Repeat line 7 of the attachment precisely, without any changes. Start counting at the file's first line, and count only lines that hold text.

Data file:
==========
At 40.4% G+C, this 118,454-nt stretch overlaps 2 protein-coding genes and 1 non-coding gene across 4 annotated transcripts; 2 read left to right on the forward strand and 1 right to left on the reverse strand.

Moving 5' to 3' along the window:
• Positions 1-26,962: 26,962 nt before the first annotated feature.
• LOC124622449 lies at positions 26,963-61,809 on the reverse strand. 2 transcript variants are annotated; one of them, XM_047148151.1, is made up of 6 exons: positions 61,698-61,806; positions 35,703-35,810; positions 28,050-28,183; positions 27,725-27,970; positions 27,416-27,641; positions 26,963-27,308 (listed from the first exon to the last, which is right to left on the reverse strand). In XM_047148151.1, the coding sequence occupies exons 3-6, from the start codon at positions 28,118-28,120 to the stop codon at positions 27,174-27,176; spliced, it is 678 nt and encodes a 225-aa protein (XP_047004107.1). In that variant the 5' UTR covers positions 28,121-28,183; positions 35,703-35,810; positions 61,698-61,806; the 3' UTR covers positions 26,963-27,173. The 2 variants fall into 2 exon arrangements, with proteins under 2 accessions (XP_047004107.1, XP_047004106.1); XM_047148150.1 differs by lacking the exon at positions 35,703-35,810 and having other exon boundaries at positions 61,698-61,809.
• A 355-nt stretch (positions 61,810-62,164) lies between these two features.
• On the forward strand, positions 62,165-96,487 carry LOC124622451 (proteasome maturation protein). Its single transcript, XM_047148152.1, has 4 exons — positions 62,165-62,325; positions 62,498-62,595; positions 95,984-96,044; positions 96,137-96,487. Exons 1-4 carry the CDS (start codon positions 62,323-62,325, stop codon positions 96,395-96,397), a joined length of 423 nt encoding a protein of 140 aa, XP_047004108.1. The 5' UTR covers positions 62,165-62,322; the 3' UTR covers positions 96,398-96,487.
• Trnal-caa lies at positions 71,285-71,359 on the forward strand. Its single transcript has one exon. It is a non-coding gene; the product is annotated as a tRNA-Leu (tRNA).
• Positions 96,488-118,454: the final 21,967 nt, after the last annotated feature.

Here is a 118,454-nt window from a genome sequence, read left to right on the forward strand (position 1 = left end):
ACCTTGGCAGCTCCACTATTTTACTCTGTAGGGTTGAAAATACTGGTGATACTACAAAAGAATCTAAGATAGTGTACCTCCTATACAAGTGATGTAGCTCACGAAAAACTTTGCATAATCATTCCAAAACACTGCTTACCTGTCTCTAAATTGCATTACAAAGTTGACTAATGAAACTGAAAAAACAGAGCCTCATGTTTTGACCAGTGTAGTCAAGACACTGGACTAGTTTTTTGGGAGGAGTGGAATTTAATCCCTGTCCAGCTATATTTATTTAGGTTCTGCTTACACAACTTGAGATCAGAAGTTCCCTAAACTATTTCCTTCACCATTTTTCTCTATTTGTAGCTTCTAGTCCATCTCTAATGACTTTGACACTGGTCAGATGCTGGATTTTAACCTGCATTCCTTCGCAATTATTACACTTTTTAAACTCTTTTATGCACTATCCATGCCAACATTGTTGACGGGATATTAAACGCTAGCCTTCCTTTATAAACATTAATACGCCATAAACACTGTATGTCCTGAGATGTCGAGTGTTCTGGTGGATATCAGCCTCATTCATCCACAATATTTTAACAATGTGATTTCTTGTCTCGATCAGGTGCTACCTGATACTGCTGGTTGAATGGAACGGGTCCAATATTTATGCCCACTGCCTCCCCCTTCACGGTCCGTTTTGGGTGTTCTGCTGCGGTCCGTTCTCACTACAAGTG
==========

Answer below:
• Trnal-caa lies at positions 71,285-71,359 on the forward strand. Its single transcript has one exon. It is a non-coding gene; the product is annotated as a tRNA-Leu (tRNA).